“No, no thank you Christoph, you may lock up. I won’t be long here,” answered Benefix.
As the guard left the room, his large feet stamping, Benefix carefully unsealed the envelope. Despite its many layers of seals and wax, the message inside was comparatively brief. Benefix replaced the letter without smiling in the envelope and left it on the desk, making his way back down slowly to his study where Jian was waiting, Cat following in his footsteps.
Jian looked up as the Prevost entered with a speculative look in his eye. “Has something happened?” he asked.
“Things are happening all the time!” snapped Benefix. “What I’m trying to get you to see is that we are in a crisis.”
“Okay, all right,” said Jian pacifically. “I’m listening. What do you need me to do?”
Benefix smiled and reached out to squeeze Jian’s arm. “I know I can count on you. I need you to find someone for me,” he raised a finger up and resumed his seat, “A hero in fact.”
“A specific hero or just any hero I can find? The streets are littered with them,” Jian said sardonically.
Benefix looked at him over the tops of his glasses and unrolled the scroll again. “The streets are probably where you are going to have to look. Listen to this,” Together they looked at the next stanza.
The savior; a foundling, most recently found,
Without “something” buried beneath the_____ ground.
Animal friend visits the past with a touch,
Free the sanctuaries and save them he must,
Jian spoke softly, “A foundling? You mean a nemo. What can you expect a nemo to do in Validian?” he asked looking up in wonder at Benefix. “And where do I find him, if he’s buried?”
“I think the prophecy is saying he was buried, but now is found.”
“That’s not much to go on…” said Jian hesitantly.
“True and this next line, it doesn’t mean much to me,” Benefix shook his head, “’Animal friend’ and ‘visits the past,’ most mysterious.”
“You think these sanctuaries it mentions are the ones from legend?”
“Yes, I do.”
“But no one knows where they are either. Or even if they exist anymore! And this is the person you want me to find? A nemo? What could he do to help find the sanctuaries that I couldn’t do better myself?”
Benefix nodded. “Yes, Jian it’s true. You are most capable, that’s why I’m asking you for help. I don’t know why it has to be this person in the prophecy, it’s just what it says. Maybe it has to do something with ‘visiting the past’. The key to the sanctuaries you know as always said to be found in certain objects. Whatever the reason, the first step in doing this is to find this person.”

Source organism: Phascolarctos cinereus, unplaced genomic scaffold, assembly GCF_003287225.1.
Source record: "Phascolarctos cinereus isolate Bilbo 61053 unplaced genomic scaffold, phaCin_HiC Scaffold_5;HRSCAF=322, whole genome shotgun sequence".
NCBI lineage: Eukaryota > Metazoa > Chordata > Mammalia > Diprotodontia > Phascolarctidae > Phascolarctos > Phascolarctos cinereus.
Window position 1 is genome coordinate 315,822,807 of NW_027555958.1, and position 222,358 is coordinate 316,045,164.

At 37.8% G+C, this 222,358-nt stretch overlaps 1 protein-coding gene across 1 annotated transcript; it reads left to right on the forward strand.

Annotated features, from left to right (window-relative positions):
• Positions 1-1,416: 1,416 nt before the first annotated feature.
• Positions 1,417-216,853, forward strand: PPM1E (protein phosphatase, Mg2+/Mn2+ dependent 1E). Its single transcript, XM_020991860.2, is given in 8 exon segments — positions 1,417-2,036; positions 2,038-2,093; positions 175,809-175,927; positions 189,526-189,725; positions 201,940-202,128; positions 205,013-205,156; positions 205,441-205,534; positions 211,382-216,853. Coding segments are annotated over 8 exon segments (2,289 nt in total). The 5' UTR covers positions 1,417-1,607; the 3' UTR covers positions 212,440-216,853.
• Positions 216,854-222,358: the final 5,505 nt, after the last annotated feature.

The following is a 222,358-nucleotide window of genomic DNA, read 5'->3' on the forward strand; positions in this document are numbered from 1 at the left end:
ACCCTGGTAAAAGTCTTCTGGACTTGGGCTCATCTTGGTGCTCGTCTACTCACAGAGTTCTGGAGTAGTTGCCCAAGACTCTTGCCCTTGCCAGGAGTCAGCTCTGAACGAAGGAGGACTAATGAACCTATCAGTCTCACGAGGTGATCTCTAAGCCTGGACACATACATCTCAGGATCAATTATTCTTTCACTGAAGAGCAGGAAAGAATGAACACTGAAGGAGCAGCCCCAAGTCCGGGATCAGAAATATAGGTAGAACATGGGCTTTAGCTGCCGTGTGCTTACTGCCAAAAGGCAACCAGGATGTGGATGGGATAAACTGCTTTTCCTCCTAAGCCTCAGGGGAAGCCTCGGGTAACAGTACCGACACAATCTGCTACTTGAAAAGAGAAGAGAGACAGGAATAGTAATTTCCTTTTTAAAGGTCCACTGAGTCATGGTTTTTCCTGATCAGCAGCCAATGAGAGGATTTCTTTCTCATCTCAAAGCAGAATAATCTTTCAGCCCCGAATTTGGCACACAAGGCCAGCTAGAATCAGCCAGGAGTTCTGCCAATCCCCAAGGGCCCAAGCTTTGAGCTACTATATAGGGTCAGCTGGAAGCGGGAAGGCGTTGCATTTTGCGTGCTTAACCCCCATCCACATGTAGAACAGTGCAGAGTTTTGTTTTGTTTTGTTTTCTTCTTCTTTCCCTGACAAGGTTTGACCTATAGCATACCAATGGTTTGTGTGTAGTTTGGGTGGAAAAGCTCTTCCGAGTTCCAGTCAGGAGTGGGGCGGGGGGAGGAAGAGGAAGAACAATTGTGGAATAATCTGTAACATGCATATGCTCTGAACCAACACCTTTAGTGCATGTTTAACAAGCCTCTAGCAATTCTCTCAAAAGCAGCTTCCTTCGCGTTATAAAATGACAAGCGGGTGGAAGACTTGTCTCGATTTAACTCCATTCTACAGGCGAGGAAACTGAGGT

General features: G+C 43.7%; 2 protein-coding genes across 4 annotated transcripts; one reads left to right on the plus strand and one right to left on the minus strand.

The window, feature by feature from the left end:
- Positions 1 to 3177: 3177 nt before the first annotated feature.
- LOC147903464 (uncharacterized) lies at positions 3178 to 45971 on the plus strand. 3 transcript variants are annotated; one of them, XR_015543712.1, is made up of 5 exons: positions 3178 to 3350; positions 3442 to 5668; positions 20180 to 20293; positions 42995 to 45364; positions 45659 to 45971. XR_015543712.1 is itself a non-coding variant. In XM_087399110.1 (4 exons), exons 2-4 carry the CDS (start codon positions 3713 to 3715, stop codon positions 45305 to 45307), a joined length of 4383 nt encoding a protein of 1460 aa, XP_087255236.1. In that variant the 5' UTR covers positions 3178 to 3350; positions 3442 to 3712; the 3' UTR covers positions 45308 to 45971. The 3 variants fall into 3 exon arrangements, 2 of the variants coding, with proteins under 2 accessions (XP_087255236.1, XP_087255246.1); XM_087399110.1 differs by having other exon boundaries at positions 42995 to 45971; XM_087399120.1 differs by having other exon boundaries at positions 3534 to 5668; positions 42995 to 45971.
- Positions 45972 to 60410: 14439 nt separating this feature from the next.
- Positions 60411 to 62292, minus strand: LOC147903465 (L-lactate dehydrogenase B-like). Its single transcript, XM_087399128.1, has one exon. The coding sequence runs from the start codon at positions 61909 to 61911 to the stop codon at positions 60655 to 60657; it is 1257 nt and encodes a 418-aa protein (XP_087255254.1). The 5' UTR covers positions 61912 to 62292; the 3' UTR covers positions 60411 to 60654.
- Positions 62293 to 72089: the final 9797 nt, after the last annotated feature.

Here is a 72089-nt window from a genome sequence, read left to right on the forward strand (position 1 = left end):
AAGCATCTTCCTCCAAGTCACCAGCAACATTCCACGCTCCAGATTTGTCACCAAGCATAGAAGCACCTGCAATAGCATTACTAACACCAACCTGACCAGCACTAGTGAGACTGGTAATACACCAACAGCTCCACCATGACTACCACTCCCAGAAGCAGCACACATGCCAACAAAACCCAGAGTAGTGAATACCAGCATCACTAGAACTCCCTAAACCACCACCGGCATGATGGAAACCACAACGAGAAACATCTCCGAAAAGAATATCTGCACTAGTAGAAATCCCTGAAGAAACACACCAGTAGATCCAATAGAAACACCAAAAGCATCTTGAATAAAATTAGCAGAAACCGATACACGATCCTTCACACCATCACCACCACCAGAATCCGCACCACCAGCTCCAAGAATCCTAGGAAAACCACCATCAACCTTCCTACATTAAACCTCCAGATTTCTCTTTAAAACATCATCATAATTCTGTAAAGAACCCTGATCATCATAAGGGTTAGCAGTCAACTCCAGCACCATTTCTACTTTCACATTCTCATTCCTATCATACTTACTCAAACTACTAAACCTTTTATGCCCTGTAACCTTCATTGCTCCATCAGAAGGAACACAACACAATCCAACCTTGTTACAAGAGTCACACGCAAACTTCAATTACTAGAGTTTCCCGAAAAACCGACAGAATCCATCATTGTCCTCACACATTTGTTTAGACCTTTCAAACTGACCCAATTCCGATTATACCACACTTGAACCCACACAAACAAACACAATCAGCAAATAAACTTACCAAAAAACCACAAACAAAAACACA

“It could be anyone,” Jian protested. “You’re not even sure it’s someone in Validian!”
Benefix nodded. “I know it isn’t going to be easy. Just,…just keep your eyes open, okay. Anything you hear about someone, I don’t know, rescued from the rubble of these terrible earthquakes, or someone showing some strange symptoms. Check the houses of healing, talk to the clean up crews. I feel like we have to get started.”
“Why? What is it your not telling me? What else is in the prophecy?”
Benefix sighed, “I don’t know Jian, that’s just it. There’s a lot more here, but it’s hard to read. What I can understand from it so far is that all of Aydreon is going to be shook apart unless we can free the sanctuaries.”
“And you think all this has happened before, and is happening again, don’t you?”
Benefix just looked at him silently. “Don’t you have any proof, something tangible to show that we might be living out this… this prophecy?”
“Besides the natural disasters happening just as the prophecy predicts, I do have one other piece of evidence,” answered Benefix, “I just received word, the Gateways are broken.”
“We’re cut off from the other planets?” Jian asked incredulously.
Benefix nodded. “Yes, it’s as if we are not in the correct location and the Gateway isn’t lining up. No one can get in or out.”
Jian was silent. As if finally convinced, he got up and picked up his battle axe. “Right then, let me go see what I can find out.”
"This extract remains the exclusive property of the author who retains all copyright and other intellectual property rights in the work. It may not be stored, displayed, published, reproduced or used by any person or entity for any purpose without the author's express permission and authority."